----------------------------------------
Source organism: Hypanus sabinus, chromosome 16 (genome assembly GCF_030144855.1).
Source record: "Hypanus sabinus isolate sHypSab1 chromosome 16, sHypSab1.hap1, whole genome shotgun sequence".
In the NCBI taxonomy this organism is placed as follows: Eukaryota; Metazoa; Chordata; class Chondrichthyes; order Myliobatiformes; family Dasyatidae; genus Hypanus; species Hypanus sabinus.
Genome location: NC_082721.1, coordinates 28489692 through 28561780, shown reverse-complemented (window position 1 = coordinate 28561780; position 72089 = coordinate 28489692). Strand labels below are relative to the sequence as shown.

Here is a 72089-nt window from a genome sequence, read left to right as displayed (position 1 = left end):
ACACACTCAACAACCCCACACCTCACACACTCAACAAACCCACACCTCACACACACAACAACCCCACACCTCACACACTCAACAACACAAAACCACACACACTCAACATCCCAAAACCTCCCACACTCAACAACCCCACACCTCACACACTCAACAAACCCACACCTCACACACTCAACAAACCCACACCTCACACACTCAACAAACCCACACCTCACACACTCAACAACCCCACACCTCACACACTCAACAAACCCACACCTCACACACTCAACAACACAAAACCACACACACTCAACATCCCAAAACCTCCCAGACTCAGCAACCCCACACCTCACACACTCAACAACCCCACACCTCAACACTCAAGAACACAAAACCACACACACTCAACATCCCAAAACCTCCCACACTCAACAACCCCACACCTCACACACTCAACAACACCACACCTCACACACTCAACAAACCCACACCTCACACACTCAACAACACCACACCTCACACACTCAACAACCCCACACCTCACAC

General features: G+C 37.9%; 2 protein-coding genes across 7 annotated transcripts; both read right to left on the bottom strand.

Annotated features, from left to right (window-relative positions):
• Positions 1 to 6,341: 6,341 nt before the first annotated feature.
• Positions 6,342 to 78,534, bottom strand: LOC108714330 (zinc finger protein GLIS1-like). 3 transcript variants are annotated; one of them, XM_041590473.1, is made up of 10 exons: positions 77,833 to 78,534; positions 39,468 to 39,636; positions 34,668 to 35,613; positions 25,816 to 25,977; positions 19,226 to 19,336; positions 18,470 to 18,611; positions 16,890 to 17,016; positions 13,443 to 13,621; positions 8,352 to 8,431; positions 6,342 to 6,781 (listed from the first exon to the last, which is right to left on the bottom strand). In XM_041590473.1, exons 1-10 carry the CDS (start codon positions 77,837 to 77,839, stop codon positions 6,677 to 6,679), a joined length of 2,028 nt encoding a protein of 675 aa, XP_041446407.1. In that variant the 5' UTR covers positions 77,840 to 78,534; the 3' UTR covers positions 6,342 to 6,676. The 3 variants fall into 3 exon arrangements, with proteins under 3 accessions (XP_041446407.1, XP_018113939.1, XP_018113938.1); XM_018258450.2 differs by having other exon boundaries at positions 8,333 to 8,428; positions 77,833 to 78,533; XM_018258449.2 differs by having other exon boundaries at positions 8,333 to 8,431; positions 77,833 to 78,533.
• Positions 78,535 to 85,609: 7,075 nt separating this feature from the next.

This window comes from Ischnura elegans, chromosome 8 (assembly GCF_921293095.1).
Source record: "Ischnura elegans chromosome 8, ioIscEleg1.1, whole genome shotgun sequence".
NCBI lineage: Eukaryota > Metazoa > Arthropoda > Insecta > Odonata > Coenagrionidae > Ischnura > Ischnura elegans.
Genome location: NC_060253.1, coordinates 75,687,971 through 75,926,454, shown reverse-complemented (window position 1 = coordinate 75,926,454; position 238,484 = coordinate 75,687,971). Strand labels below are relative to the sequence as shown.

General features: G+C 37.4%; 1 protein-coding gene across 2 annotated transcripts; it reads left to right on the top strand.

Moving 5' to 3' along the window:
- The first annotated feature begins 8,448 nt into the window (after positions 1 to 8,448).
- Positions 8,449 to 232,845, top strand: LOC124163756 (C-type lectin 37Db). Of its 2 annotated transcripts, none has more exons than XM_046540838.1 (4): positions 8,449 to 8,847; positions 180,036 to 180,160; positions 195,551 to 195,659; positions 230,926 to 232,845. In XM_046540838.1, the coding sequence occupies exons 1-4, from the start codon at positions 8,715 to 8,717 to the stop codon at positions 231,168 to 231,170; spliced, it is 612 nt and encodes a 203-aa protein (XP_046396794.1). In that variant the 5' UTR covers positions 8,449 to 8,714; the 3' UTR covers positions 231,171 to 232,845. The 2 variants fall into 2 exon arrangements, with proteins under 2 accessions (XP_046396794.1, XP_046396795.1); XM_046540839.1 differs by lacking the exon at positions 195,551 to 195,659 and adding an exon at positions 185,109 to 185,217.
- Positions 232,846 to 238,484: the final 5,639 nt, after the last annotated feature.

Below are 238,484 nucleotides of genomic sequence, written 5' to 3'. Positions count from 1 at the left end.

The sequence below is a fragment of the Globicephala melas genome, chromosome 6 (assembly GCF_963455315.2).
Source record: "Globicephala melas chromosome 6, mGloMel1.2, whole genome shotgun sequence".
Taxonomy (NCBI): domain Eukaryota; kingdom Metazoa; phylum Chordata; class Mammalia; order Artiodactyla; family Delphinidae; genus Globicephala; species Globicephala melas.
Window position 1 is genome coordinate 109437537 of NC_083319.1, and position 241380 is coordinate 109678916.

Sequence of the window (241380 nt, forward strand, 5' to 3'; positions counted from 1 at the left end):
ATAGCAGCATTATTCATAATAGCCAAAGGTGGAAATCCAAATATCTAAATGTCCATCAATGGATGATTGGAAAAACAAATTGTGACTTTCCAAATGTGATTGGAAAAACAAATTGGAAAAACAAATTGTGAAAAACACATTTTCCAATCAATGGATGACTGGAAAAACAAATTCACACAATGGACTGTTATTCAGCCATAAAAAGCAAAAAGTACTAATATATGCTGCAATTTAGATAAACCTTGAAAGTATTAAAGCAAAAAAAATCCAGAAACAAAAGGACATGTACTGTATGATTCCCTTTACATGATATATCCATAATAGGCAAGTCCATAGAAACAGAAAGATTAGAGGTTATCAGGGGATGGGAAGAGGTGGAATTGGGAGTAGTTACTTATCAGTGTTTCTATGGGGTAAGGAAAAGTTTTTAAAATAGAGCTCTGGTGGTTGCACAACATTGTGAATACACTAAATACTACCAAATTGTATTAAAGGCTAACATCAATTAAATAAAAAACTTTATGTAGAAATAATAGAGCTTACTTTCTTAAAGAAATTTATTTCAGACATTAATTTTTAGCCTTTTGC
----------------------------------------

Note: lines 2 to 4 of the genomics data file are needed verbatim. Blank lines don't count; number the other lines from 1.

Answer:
Source record: "Hypanus sabinus isolate sHypSab1 chromosome 16, sHypSab1.hap1, whole genome shotgun sequence".
In the NCBI taxonomy this organism is placed as follows: Eukaryota; Metazoa; Chordata; class Chondrichthyes; order Myliobatiformes; family Dasyatidae; genus Hypanus; species Hypanus sabinus.
Genome location: NC_082721.1, coordinates 28489692 through 28561780, shown reverse-complemented (window position 1 = coordinate 28561780; position 72089 = coordinate 28489692). Strand labels below are relative to the sequence as shown.